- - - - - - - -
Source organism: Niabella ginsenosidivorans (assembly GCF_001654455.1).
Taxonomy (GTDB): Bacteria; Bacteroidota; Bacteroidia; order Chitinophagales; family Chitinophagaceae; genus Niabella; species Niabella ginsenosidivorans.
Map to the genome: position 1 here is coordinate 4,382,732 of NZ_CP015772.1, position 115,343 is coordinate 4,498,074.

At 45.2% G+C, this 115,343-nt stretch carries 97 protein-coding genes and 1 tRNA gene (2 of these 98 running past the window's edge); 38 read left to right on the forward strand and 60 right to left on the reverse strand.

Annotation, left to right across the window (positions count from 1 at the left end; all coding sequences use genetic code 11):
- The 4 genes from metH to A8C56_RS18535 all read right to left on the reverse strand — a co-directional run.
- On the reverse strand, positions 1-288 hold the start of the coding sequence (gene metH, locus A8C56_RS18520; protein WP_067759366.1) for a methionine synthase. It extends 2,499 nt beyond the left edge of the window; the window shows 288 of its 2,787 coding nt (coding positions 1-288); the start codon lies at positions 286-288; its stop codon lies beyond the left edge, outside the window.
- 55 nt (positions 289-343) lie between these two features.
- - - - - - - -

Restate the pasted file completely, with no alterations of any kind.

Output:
Source organism: Niabella ginsenosidivorans (assembly GCF_001654455.1).
Taxonomy (GTDB): Bacteria; Bacteroidota; Bacteroidia; order Chitinophagales; family Chitinophagaceae; genus Niabella; species Niabella ginsenosidivorans.
Map to the genome: position 1 here is coordinate 4,382,732 of NZ_CP015772.1, position 115,343 is coordinate 4,498,074.

At 45.2% G+C, this 115,343-nt stretch carries 97 protein-coding genes and 1 tRNA gene (2 of these 98 running past the window's edge); 38 read left to right on the forward strand and 60 right to left on the reverse strand.

Annotation, left to right across the window (positions count from 1 at the left end; all coding sequences use genetic code 11):
- The 4 genes from metH to A8C56_RS18535 all read right to left on the reverse strand — a co-directional run.
- On the reverse strand, positions 1-288 hold the start of the coding sequence (gene metH, locus A8C56_RS18520; protein WP_067759366.1) for a methionine synthase. It extends 2,499 nt beyond the left edge of the window; the window shows 288 of its 2,787 coding nt (coding positions 1-288); the start codon lies at positions 286-288; its stop codon lies beyond the left edge, outside the window.
- 55 nt (positions 289-343) lie between these two features.